Ondi Timoner's "DIG!" is a family portrait, and the family is rock 'n' roll. In 1996, the filmmaker trained her camera on a couple of San Francisco bands starting out at square one; by sheer luck, she happened to pick the Dandy Warhols and the Brian Jonestown Massacre. The result is one of the most unforgiving ground-level documentaries about the music business ever made -- the six-string equivalent of "Hoop Dreams."
Pop-culture name-checking and grandiose aims were all the Dandys and the BJM had in common, but their divergent trajectories turned out to say plenty about selling out versus staying cool, and about whether madness is good for art or bad for everything. Above all, "DIG!" is a comedy about the American recording industry and a tragedy about Anton Newcombe, the talented train wreck who fronts the Brian Jonestown Massacre.
As captured here, Newcombe has the lanky psycho-sex appeal of a musical Vincent Gallo, and a self-destructive streak to match. Over the course of Timoner's seven years of filming, Newcombe spits out countless homemade albums, picks up excited industry buzz, breaks up his band, and shoots himself in the foot over and over again. That's when he's not shooting junk into his arm or kicking aggravated club goers in the head.
Over in the other corner is Courtney Taylor, leader of the Dandy Warhols and unabashed careerist. "I sneeze and hits come out," he announces in a conscious bit of braggadocio. But he's not fooling anyone, least of all the Capitol A&R man who signs the group. Says the suit, "The odds are that the Dandy Warhols, like everybody else, will fail."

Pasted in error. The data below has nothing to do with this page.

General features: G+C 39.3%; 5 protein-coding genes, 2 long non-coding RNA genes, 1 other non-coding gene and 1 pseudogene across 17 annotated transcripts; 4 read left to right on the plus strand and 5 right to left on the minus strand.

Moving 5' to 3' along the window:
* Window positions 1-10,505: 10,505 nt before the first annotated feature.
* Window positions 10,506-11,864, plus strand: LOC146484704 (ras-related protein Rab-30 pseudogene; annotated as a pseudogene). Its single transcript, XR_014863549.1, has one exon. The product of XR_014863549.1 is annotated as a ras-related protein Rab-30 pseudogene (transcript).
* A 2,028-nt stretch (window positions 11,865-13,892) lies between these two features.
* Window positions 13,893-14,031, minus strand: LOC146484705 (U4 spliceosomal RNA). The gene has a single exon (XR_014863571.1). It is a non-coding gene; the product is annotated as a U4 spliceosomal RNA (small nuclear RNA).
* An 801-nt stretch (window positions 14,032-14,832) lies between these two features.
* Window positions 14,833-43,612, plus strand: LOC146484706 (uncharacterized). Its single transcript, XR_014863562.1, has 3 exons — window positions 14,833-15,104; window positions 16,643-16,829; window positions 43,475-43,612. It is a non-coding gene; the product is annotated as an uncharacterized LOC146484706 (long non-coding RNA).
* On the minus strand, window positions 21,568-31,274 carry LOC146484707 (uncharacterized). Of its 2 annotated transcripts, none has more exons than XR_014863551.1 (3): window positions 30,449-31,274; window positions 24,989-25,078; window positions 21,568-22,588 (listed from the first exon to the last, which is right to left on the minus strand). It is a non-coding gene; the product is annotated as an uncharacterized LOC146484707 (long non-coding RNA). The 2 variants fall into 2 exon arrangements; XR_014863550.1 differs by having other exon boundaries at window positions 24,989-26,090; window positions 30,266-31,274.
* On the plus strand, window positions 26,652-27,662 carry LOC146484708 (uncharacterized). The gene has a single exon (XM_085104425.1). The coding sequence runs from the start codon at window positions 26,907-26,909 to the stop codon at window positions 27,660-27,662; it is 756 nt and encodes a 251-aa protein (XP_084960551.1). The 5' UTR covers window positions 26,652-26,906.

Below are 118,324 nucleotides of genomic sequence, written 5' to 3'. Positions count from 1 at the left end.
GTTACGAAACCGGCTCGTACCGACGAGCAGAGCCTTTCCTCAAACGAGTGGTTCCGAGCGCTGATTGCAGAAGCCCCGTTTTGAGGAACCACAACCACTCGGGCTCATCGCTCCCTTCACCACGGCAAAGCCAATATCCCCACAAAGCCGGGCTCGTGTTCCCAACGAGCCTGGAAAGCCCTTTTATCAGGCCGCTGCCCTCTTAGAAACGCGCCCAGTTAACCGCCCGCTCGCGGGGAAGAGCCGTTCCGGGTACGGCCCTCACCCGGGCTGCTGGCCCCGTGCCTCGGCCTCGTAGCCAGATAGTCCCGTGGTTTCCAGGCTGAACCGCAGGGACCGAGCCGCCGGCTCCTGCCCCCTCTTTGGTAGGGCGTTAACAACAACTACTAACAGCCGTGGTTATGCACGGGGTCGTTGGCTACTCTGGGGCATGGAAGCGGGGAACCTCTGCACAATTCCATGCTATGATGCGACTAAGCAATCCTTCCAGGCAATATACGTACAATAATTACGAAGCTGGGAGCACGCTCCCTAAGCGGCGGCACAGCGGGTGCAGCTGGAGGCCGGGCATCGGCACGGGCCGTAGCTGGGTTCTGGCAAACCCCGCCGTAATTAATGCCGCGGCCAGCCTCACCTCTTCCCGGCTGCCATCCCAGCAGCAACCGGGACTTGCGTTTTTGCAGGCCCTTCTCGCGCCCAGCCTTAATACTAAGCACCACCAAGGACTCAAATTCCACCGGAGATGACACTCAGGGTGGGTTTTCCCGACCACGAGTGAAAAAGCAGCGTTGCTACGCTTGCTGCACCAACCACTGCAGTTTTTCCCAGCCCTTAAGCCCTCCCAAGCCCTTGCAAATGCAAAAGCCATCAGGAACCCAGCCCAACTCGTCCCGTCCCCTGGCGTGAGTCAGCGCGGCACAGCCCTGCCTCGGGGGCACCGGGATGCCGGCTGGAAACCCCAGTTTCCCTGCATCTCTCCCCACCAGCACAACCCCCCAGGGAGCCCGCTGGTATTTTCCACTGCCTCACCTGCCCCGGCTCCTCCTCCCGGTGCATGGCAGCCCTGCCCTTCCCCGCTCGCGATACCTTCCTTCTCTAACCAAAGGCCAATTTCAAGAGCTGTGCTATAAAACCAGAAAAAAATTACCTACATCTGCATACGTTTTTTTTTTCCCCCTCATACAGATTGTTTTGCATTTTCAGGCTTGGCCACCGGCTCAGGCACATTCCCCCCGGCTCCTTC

They don't, but it takes a number of years and detours before the Dandys and their playful neo-glam sound find a niche in Europe after one 1997 US hit single, "Not If You Were the Last Junkie On Earth," one great album (2000's "13 Tales from Urban Bohemia"), and slowly declining Next Big Thing status.
Newcombe, meanwhile, takes the occasion of a 1997 showcase concert arranged by Elektra to melt down in front of an audience of industry bigwigs (Timoner's camera gets it all), and it's clear that he craves attention and loathes success in equal measure. The rebel stance works for a while, and the BJM's music, a propulsive post-psychedelic rumpus, adds to the street cred. So the band hangs on, hoping Newcombe's demons can be put to rest long enough to make a hit record.
Instead, Newcombe starts taking out his anger and envy on his rivals in the Dandy Warhols, sending them bullets with their names on them and recording a song called "Not If You Were the Last Dandy on Earth." The funny thing is that Taylor and company never cease in their admiration for the BJM, to the point of barging into the Massacre's group house to film a video. Not the most diplomatic move.
I don't know that I've seen a film that better captures the tension between authenticity and ambition that bedevils modern rock music -- the sense that a mass audience is something to be desired and detested at one and the same time. For Taylor and the Dandys, this is another of life's little ironies. For Newcombe it's something more frightening, and his inability to deal with it leaves the musician increasingly isolated. By the closing scenes of "DIG!," he's onstage alone, and still the demons press in. The feeling that you're watching a gifted man destroy himself is such that you have to look away.
Among other things, Timoner makes the interesting point that parental divorce may be bad for band unity, with the well-adjusted Dandys coming from solid homes and the musicians in the Massacre from broken ones. There's also the suggestion that well-adjusted rock stars make hits while maladjusted rock stars make art, as well as the debunking of that notion through clear-eyed documentary observation. And there's the harrowing sight of Anton Newcombe running from something with such urgency that he never stops to think what he's running toward.
Ty Burr can be reached at firstname.lastname@example.org.